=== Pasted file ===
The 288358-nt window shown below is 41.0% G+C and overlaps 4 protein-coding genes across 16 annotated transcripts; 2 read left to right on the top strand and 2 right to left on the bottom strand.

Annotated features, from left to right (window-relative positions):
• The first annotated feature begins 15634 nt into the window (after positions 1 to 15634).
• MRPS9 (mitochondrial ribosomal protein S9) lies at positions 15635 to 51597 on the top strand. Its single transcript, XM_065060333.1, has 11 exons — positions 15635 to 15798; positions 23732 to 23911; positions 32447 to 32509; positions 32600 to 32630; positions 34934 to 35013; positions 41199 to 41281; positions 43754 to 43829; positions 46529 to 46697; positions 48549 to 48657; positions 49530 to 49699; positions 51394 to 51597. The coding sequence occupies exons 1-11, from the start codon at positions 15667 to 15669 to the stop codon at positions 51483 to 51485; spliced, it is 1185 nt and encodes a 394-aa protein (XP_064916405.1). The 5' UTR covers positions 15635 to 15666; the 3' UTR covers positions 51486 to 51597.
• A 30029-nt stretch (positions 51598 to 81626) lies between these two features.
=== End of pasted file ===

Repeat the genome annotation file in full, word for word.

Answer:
The 288358-nt window shown below is 41.0% G+C and overlaps 4 protein-coding genes across 16 annotated transcripts; 2 read left to right on the top strand and 2 right to left on the bottom strand.

Annotated features, from left to right (window-relative positions):
• The first annotated feature begins 15634 nt into the window (after positions 1 to 15634).
• MRPS9 (mitochondrial ribosomal protein S9) lies at positions 15635 to 51597 on the top strand. Its single transcript, XM_065060333.1, has 11 exons — positions 15635 to 15798; positions 23732 to 23911; positions 32447 to 32509; positions 32600 to 32630; positions 34934 to 35013; positions 41199 to 41281; positions 43754 to 43829; positions 46529 to 46697; positions 48549 to 48657; positions 49530 to 49699; positions 51394 to 51597. The coding sequence occupies exons 1-11, from the start codon at positions 15667 to 15669 to the stop codon at positions 51483 to 51485; spliced, it is 1185 nt and encodes a 394-aa protein (XP_064916405.1). The 5' UTR covers positions 15635 to 15666; the 3' UTR covers positions 51486 to 51597.
• A 30029-nt stretch (positions 51598 to 81626) lies between these two features.